Constitutional reforms will enshrine right of MPs to vote on going to war

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Some of the most sweeping changes to the powers of Parliament are to be announced today, including a guarantee that MPs will have a vote before British troops can go to war.

Gordon Brown, the Prime Minister, will also reinforce the reforms to the British constitution in a speech on liberty. He will announce a consultation on easing restrictions on demonstrations near Parliament, which have enraged civil liberties groups and seen protesters arrested and prosecuted for reading out the names of the dead in Iraq.

The package of reforms – described by ministers as a new constitutional settlement for the 21st century – is regarded by the Prime Minister as his break with the Blair administration and is intended to bury the claims that he is a centralising "control freak".

Jack Straw, the Secretary of State for Justice, will announce that the Government is surrendering the right to send British troops into battle without a vote in Parliament, a move fiercely resisted by Tony Blair.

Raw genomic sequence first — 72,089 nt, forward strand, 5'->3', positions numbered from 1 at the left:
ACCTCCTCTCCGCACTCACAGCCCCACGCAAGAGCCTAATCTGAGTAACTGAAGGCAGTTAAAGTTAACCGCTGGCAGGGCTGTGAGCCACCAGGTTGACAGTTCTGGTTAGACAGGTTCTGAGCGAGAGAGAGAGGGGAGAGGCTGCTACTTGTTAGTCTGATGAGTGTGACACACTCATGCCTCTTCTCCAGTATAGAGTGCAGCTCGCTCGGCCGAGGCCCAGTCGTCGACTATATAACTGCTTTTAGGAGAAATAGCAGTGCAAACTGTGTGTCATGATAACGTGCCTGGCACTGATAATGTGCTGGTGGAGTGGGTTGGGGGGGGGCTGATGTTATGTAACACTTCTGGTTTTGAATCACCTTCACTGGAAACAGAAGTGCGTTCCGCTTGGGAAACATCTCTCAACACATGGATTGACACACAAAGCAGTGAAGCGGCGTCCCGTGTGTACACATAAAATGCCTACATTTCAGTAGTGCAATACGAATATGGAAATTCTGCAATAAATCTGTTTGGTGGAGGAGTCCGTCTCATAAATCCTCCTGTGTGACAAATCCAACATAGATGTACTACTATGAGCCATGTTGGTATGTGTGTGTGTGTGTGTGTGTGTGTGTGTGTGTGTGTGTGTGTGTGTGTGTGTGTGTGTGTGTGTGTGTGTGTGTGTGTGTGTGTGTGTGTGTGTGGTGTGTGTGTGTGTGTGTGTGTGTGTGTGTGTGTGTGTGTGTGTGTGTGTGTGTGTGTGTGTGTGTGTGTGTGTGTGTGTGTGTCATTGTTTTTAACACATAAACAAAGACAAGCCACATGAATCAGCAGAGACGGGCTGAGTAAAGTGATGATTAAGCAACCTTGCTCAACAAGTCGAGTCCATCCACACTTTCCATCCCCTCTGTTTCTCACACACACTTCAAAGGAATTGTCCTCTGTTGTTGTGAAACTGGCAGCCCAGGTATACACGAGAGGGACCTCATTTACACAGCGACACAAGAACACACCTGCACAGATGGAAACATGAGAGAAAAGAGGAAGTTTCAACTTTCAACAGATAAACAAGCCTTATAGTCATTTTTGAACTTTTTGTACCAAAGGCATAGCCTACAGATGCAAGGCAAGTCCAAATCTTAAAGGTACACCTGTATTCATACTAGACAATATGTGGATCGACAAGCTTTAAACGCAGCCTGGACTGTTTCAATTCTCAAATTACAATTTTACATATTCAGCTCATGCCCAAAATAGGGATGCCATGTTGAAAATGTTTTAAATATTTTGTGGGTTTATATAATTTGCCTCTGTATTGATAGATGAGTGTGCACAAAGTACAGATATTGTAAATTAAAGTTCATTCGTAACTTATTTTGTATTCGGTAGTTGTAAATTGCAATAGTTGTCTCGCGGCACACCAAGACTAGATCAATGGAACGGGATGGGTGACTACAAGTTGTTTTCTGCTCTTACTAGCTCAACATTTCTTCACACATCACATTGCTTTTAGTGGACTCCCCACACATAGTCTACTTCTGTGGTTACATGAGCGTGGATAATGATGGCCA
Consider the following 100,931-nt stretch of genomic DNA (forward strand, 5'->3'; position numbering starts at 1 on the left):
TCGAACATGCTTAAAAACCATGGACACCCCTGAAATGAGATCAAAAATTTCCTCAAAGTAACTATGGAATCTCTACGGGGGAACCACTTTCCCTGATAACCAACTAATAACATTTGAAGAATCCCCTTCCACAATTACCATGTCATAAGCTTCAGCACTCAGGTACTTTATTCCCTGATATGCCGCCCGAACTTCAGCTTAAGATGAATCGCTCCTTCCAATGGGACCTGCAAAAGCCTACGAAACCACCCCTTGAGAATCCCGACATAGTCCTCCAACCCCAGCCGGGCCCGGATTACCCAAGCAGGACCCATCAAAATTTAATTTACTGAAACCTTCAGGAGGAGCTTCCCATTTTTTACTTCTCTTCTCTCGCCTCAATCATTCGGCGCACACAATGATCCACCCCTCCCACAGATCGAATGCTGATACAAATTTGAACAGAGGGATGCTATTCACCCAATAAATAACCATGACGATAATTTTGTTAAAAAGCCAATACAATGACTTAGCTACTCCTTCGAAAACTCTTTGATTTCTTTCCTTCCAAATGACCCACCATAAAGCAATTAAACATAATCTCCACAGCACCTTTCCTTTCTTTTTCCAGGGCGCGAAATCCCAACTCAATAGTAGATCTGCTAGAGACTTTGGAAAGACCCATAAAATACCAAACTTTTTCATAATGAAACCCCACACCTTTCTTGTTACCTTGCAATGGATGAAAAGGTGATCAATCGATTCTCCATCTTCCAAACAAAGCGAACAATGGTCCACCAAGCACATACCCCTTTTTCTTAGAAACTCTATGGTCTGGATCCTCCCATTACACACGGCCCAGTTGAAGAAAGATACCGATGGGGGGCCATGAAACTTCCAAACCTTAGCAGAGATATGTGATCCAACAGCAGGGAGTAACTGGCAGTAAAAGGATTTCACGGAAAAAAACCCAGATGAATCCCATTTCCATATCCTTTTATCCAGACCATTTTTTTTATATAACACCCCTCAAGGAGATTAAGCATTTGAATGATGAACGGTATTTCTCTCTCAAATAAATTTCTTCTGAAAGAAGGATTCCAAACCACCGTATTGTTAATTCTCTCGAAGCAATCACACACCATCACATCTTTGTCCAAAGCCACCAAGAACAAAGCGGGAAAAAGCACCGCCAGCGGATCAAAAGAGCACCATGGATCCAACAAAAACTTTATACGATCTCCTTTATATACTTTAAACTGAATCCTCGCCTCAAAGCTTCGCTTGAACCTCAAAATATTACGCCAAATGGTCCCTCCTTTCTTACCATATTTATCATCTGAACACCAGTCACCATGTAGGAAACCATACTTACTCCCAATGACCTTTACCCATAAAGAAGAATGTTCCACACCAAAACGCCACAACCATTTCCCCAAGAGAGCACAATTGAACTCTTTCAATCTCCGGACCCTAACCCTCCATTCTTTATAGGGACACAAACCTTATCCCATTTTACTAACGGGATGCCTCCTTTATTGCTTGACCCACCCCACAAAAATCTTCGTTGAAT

Mr Brown's comprehensive package of proposals will raise the long-term prospect of Britain having a written constitution for the first time. Mr Straw won Cabinet approval for the plans on Tuesday. They closely follow the green paper, The Governance of Britain, published in July as one of the first major acts of Mr Brown's premiership.

It will give Parliament oversight of the security and intelligence services by creating a Commons select committee to replace the special committee which is answerable directly to the Prime Minister. It will also surrender the Prime Minister's power to choose bishops and give MPs the chance to endorse the appointment of senior judges.

Reform of the House of Lords, an issue which has dogged Labour for more than a decade, is also foreshadowed in the package. The Government has secured cross-party support for a largely elected upper chamber with 80 per cent elected members and 20 per cent appointed by political leaders.

However, the tricky issue of how to deal with the existing life peers and the remaining 92 hereditary peers has still to be resolved, possibly by allowing them to carry on for more than a decade.

The Government has compared its reforms to the Magna Carta, traditionally regarded as the bedrock of personal liberties in Britain, and the Glorious Revolution of 1688 that brought in the era of parliamentary democracy in which no monarch could wield absolute power.